The declaration of the Bears Ears National Monument by President Obama in December of 2016 had been a moment of hope. Perhaps unity is impossible in our faction-torn world, and in fact the tension in Utah sometimes rises to the level where you might expect a civil war to break out at any moment. But in at least one way, Bears Ears speaks of union not division. One of the most exciting aspects of the creation of the monument was that it represents a possible confluence of established land preservation ideals with the vision that grew out of the work the Tribes, led by Utah Dine Bikeyah, did. 

During the summer of 2018, after Donald Trump dramatically reduced the national monument that was meant to protect this land, I was lucky enough to join the summer celebration of the tribes in this meadow below the Ears. That summer we felt threatened and, despite ourselves, defeated. Local ranchers moved the signs that directed people to the campsite, tailgated out cars, buzzed us with a plane. This summer has been different. Better. 

October of 2021 saw another grand reversal. Poetically, and powerfully, the very first Native American Interior Secretary, Deborah Haaland, recommended restoring the first national monument to fully grow out of the thinking, support, and political power of Native American tribes, and on October 8, 2021, the president signed that restoration into law.    

I am happy to be back here. Bears Ears is a story of great loss and possible redemption. It is both a thoroughly modern story, one that in its battle of entrenched interests reflects where we are as a country and a culture, and an ancient one where the drama is being played out on an ancestral homeland where people have lived and worshipped for thousands of years.

As a writer, I see something else that Bears Ears can offer. Language. A new story. A story that draws on the present and threads in the old and also the ancient. That takes the best of our conservation legacy and makes it better.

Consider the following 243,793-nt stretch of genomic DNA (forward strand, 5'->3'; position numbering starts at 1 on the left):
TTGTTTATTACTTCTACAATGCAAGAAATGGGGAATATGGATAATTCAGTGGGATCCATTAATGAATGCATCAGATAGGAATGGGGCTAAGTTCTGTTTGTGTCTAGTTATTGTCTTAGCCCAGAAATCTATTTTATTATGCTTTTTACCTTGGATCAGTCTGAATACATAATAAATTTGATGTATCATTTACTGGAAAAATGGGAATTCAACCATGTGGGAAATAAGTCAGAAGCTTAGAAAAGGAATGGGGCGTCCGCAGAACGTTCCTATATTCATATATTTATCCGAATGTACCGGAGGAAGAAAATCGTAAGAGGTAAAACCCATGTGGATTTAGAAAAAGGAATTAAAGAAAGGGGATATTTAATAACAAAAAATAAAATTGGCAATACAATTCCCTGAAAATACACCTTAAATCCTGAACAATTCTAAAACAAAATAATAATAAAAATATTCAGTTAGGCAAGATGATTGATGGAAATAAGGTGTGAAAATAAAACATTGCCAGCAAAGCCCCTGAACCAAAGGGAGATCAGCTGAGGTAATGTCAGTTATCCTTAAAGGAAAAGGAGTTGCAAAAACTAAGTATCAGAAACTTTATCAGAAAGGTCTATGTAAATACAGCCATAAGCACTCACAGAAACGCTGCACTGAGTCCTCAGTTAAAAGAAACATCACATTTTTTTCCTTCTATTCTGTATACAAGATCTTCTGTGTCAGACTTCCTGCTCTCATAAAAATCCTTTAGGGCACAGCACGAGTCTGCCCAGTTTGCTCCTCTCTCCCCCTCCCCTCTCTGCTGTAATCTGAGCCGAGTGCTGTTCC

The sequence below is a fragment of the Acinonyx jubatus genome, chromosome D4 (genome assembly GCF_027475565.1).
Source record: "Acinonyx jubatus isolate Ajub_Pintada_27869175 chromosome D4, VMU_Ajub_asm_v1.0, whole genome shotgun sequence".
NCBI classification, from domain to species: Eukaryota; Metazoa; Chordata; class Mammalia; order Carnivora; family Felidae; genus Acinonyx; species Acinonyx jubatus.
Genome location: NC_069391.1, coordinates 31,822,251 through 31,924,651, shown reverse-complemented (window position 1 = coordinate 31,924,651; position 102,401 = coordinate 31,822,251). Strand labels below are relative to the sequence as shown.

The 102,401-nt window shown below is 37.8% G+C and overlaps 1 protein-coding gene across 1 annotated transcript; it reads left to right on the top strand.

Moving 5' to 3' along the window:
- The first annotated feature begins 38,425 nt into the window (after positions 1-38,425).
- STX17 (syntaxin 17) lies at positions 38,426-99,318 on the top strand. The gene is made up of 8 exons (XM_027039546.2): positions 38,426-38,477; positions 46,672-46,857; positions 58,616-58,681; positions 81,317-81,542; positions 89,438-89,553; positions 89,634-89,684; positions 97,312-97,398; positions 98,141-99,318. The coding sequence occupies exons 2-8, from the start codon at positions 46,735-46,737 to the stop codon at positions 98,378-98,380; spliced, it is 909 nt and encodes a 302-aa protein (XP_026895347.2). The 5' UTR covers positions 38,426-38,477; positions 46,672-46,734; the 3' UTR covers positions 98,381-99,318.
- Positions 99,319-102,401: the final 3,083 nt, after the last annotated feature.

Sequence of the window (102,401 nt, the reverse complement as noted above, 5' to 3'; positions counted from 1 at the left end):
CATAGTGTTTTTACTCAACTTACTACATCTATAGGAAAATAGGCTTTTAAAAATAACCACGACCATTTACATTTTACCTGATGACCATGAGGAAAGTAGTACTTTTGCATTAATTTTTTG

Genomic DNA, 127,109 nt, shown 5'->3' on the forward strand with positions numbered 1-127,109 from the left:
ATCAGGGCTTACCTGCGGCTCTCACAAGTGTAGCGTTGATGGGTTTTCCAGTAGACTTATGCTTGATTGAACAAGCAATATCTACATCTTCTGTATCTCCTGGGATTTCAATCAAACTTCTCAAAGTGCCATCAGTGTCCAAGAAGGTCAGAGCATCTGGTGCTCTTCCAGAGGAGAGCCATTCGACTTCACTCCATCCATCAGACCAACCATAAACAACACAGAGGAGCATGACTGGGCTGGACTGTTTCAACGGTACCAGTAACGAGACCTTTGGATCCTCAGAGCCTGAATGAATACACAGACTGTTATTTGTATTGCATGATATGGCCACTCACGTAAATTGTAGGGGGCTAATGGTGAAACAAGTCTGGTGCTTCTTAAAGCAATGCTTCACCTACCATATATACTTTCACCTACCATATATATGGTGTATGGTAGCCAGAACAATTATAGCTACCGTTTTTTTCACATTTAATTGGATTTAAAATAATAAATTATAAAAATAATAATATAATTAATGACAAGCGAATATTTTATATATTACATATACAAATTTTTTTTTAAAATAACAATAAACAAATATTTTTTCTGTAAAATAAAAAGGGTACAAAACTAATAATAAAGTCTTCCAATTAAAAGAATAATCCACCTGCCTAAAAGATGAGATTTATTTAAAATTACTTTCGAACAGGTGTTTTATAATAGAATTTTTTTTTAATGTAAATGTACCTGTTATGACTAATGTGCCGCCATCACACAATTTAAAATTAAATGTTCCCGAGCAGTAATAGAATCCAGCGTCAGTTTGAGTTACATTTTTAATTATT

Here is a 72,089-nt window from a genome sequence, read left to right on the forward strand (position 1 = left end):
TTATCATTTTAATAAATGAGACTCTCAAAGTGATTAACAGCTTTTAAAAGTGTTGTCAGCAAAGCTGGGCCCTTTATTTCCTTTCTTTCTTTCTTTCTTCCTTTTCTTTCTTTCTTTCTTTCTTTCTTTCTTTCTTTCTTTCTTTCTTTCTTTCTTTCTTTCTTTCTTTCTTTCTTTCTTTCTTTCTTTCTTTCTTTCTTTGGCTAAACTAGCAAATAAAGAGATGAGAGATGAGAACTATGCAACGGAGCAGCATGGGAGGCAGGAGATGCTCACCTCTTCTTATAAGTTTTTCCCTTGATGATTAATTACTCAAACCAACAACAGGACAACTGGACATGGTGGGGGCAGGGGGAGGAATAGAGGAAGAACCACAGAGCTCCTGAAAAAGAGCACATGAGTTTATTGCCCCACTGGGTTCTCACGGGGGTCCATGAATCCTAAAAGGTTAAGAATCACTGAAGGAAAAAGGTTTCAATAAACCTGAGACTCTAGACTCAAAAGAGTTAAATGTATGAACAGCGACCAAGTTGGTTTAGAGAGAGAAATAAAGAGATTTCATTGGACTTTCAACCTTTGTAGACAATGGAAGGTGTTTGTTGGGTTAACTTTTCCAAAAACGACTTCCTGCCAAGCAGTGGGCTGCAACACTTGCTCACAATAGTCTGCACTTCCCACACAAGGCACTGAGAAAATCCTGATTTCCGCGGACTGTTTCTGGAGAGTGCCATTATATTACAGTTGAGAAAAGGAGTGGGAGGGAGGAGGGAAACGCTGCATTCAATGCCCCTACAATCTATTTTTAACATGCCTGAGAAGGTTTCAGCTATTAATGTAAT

Wildness is not just nature. Wildness is surprise and uncertainty. That is another thing we are destroying. The way we corral language these days. In trying to be correct we have become safe, predictable, dull. We hunger for the spontaneous, the surprising, the wild.

* * *

“For us there is only the trying,” wrote T.S. Eliot in Four Quartets. Have I tried hard enough? Have you?

During my travels around the country witnessing climate disasters, I have become wary of the word hope. It often seems phony to me. Something we plaster on, a weak Band-aid.

And yet I keep coming back to Bears Ears. 

It is good to be back here, up in the cool above the heat. 

We are above the world, at seven thousand feet. Up above it but not beyond it. 

This morning, the second of the celebration, I talk to Jessica Wiarda, a young woman only a couple years older than my daughter Hadley. Jessica is half-white, half-Hopi, and is the artist-in-residence with the Dine Bikeyah, the Navajo group that fought to preserve Bears Ears as a National Monument.

The Bears Ears themselves loom in the background as she describes growing up in the city of Logan, Utah, where there were no other Native Americans in her class and classmates called her Pocahontas. This is her first time in Bears Ears, but she feels connected to the place by stories. She says that her grandmother told her that her grandmother told her about her grandpa hunting here. Now that is a generational imagination.